4. Introduce your friends to each other and ask to meet the friends of your friends. A helpful activity you can do is to think about your own network of connections on a piece of paper. Draw a circle in the middle with your name on it. Then write down the names of people with whom you have strong connections — put them close to your circle. Write the names of those with whom you have weak or distant ties farther away from your circle. Finally, ask yourself who should be in your network? Place them (either by name or role) farthest out on your paper. This reflection can open your eyes on the patterns of your connections, and if it reflects the kind of network you would like to have.

  5. Please remember you can also reconnect to former friends. Who were your people at school, university or in your last job that you have lost touch with over the years and think of them a lot? Be brave and reach out. Tell them that you miss them.



4. How to be a less sucky friend to others


Like a romantic relationship, it takes time and effort to build trust and deep connection. Part of building trust is your ability to be real and vulnerable with others. Your counterpart can sense if you are being genuinely invested in them. You can be present, actively listen and ask specific questions. They will know if you are only looking out for your own validation and self-interest.


If you have a romantic partner, you probably spend time discussing your relationship, your needs and common goals. Why not do that also with your beloved friends?


Expansive friendship questions could be for example:

  • How do you think our friendship is going?

  • What can I do to be a good friend to you?

  • How would you feel best supported by me at this time of your life?


Getting to know your friends better and showing interest in their life:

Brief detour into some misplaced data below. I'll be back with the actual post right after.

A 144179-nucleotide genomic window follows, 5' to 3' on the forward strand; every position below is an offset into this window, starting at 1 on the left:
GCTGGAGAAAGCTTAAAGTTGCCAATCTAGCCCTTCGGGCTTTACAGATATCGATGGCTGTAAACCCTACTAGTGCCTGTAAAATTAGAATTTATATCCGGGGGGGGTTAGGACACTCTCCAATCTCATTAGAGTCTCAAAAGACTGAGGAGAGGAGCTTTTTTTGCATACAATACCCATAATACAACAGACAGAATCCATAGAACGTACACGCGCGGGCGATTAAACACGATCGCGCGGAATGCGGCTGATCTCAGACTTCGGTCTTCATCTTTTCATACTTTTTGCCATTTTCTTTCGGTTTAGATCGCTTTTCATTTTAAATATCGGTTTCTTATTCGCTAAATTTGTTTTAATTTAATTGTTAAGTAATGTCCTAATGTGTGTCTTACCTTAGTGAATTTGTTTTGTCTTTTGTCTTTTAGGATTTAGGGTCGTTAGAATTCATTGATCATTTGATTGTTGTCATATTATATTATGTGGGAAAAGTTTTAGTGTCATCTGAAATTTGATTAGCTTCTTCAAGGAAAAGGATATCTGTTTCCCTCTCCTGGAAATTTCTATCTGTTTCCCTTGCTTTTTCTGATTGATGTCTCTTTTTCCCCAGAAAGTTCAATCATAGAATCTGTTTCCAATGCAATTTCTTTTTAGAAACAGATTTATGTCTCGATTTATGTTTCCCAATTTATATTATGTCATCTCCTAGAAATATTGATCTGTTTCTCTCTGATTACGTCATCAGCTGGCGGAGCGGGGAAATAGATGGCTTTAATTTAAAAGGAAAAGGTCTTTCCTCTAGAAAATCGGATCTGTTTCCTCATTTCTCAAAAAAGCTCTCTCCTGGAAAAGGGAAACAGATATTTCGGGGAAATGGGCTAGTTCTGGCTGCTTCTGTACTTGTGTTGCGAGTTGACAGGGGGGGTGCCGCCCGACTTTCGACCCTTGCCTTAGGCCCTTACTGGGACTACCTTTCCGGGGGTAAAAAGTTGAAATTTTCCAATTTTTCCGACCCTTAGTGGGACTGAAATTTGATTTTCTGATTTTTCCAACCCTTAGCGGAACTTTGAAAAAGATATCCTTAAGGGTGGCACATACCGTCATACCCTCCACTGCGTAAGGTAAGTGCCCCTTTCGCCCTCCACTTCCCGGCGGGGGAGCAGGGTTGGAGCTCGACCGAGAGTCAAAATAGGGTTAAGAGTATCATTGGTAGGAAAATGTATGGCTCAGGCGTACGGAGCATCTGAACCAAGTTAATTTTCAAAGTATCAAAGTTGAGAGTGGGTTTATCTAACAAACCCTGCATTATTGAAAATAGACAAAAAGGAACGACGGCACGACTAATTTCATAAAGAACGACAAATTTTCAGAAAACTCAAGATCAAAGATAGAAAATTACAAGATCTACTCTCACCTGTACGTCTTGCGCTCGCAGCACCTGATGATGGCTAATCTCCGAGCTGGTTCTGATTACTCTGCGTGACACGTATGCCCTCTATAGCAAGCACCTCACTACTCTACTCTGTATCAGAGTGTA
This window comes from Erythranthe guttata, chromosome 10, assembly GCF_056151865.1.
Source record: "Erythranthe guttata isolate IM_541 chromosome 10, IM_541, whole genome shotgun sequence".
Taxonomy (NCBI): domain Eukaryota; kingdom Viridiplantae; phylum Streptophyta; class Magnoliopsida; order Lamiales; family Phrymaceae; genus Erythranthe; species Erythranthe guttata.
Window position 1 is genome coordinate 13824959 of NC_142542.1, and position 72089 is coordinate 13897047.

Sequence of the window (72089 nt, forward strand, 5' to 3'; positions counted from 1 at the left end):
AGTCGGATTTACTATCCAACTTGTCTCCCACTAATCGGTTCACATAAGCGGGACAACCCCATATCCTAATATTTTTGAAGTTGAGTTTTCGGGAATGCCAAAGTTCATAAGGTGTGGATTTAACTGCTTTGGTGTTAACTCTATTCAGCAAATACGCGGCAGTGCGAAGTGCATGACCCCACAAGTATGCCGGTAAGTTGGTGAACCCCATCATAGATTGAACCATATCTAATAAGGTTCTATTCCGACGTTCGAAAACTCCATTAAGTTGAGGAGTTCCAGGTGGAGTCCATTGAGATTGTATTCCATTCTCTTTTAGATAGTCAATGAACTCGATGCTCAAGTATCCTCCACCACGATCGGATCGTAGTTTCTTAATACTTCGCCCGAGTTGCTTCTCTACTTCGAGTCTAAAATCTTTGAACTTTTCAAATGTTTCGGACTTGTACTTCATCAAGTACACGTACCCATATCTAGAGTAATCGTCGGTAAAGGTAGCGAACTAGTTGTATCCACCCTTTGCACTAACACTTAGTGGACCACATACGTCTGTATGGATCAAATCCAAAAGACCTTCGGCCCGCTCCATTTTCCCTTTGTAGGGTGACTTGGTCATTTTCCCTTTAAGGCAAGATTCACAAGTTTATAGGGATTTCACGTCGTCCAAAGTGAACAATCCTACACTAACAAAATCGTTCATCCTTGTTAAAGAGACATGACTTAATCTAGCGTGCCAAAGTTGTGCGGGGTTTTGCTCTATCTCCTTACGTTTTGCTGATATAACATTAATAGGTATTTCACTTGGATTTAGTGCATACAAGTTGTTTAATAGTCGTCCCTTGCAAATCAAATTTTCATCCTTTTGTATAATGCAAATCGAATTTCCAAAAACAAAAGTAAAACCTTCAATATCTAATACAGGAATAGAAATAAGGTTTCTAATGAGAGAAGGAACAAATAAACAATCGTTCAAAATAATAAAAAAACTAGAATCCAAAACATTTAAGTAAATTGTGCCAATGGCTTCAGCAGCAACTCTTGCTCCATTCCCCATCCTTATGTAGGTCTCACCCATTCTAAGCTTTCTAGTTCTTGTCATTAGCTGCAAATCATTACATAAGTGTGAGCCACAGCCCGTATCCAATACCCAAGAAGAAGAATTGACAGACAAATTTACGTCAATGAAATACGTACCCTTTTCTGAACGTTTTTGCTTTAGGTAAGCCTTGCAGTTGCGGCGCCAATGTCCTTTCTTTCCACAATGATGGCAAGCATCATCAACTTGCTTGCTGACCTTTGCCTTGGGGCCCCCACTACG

• What are you doing that's exciting you right now?

  • What was the highlight of your week?

  • What is a challenge you’ve overcome this year/month that felt satisfying?

  • What new things have you learned?

  • What is a dream that you’ve never said aloud?

  • What do you think about…. (work, success, relationships, …) has this changed for you in the last years?


Virtual or face-to-face?


We can maintain relationships in the virtual space, but it is more meaningful if we at least hear each other's voices. Lot’s of us are Zoom fatigued, so creating memories like going on a trip together can fuel the deep bond. When was the last time you did something fun with your friend?


For me it is not how much you are able to see your friends face to face (as I am living far away from some of my dearest) as much as the energy you put into them (prayers from a far count). I like to think about nourishing relationships like watering and caring about our plants. I have friends who are excellent in showing their love by sending messages, postcards, care packages. One has two babies and manages to check-in with me in such a loving way, that really brings me so much joy almost every day.



Last but not least, assess what kind of friend you are. When was the last time you expressed your gratitude to your closest friends, how much they mean to you? Who do you owe an apology to? A phone call? When you are celebrating one of your last birthdays, what would you like your friends to share about you? What do you want your friends to come to you for right now? Which wisdom, ideas, encouragement, skills and have you offered?


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I hope my thoughts inspire you to think about the friendships in your life and how important they are for your journey. Forgive yourself for where you might have been a lousy friend. Show compassion if someone you love might have let you down, like lacking the initiative of reaching out to you.


Let me know your thoughts, experiences and questions on how to create and maintain meaningful and uplifting social connections in our lives.


If you would like to get more personal insights on my and my clients' journey, connect with me through the Heart@Work Letter. A meaningful, spam-free love letter. I will send it to you every two weeks, with heartfelt tips on how to create a unique work life, true to your heart. Sign-up to receive it by clicking here.